Should I cheat my exam? Defusing a modern prisoner's dilemma.

April 10, 2020

When grading exams, teachers typically award a number of points to each answer given, up to a certain predetermined maximum number of points for every question on the exam. The grade for the exam is a function of the total number of points scored. This function is called the norm of the exam. Often, teachers adjust this norm depending on how well (or how poorly) students performed. As a teacher you typically want 60-70% of the students to pass your exam.

With the current Covid-19 pandemic, exams are increasingly held remotely. This increases the opportunities for fraud: students may call each other, secretly share answers using shared documents, or use inadmissible tools like certain calculators or software, etc.

This creates a kind of prisoner's dilemma for students that do not want to cheat, but know that their fellow students could easily do so. If many students cheat, the overall exam results will be pretty good. This may lead to an adjustment of the norm. The norm may be made more strict, meaning that you need more points to pass the exam. This puts people that didn't cheat at a disadvantage: they are likely to score fewer points than those that did. So even if you are inclined not to cheat, knowing that your fellow students might cheat creates a strong incentive to cheat as well (especially if the topic of the exam is not one you excel at).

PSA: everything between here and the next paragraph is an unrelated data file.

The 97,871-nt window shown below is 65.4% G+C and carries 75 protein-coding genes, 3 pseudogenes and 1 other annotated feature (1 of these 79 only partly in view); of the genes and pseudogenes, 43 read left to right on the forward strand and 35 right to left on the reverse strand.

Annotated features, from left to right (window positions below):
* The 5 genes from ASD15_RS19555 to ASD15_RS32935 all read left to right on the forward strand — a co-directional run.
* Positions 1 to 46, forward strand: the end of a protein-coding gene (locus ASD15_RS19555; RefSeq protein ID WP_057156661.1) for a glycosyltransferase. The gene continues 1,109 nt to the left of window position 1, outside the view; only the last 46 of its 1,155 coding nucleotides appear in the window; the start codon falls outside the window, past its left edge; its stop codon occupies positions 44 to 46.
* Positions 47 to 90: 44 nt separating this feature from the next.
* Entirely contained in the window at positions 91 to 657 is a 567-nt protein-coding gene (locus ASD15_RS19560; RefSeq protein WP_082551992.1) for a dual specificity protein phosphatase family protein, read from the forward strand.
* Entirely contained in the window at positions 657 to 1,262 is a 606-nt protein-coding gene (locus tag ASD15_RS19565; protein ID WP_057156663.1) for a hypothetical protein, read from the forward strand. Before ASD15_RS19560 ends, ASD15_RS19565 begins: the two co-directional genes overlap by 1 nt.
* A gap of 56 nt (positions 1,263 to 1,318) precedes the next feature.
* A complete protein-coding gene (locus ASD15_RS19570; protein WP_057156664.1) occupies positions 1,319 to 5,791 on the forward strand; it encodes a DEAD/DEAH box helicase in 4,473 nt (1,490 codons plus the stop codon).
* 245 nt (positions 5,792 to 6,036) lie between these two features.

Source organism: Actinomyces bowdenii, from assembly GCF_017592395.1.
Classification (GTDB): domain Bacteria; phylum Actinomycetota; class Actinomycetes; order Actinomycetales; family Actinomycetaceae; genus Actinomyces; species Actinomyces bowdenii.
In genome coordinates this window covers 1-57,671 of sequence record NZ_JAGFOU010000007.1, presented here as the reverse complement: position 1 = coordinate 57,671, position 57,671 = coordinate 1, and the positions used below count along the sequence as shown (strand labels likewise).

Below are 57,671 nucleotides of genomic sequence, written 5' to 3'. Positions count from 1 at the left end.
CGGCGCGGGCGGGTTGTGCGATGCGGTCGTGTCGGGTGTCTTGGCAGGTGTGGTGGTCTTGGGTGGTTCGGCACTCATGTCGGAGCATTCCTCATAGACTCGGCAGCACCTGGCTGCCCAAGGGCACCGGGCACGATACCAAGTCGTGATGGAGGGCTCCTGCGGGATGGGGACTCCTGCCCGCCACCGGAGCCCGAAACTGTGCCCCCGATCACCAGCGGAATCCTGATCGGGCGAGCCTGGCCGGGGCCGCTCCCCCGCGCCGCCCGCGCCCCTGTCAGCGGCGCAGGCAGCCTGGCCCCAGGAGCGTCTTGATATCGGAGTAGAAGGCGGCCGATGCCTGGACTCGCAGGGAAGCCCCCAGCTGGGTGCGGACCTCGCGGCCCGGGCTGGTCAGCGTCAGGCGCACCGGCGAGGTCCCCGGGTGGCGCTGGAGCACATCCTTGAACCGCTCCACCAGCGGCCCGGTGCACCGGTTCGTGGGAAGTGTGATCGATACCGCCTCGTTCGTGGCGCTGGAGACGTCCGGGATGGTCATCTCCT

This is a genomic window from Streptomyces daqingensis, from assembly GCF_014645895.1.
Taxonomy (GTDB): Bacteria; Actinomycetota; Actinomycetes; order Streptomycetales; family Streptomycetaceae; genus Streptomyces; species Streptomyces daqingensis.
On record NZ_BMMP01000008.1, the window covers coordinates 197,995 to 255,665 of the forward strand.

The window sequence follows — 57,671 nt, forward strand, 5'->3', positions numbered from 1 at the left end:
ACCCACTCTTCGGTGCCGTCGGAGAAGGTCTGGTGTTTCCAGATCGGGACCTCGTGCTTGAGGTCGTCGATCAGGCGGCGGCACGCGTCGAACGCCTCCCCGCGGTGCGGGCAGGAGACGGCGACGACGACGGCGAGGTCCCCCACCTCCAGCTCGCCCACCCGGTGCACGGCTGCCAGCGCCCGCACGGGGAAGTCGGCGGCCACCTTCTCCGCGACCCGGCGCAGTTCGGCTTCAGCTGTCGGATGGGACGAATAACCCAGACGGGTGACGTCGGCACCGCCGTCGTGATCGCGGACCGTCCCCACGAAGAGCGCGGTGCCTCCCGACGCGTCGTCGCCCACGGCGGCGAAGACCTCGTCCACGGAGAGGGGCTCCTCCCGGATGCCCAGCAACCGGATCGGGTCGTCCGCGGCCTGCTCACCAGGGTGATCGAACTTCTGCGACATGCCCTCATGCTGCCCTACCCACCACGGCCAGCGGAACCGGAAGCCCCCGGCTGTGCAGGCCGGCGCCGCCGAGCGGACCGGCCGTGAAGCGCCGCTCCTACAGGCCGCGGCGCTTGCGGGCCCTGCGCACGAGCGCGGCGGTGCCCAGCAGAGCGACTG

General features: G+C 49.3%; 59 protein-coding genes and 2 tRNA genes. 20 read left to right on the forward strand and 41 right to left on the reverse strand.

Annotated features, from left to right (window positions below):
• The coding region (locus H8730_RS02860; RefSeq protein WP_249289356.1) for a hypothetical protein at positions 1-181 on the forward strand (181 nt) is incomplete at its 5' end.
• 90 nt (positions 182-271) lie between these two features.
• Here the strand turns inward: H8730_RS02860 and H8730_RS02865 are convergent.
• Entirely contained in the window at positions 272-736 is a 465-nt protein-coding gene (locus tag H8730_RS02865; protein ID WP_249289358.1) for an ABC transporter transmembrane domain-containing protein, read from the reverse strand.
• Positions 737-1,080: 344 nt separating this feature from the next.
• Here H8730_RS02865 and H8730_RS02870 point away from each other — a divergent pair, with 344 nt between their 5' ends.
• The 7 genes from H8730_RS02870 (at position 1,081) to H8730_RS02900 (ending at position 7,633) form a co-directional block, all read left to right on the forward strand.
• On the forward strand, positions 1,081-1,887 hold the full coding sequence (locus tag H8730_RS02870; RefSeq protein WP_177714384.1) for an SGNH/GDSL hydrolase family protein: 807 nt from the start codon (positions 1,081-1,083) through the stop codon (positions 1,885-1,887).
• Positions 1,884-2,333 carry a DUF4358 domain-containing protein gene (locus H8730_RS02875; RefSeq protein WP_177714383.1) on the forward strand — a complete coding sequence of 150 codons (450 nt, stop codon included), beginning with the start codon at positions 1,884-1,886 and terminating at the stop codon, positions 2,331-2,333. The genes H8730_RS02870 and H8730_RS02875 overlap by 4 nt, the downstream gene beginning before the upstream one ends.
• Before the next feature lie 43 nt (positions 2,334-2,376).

Can this dilemma be defused? Certainly. As a teacher you should publicly commit to a norm well before the start of your exam. And if you decide to deviate from the norm, only do so to adjust for a poorly made exam by lowering the norm. This way, honest students are certain they will never be adversely affected by fellow students that decide to cheat.

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, 2020-04-11 11:03:39

To me, the real craziness is with this idea of “a norm” – that the number of points required to pass are based on how other students perform. Never in my (admittedly brief but developping) teaching career have I understood how something like this makes any sense. I understand that students’ results can provide feedback to the teacher, to adjust both the methods of teaching and of examination, but why should a students grade depend on how well others did?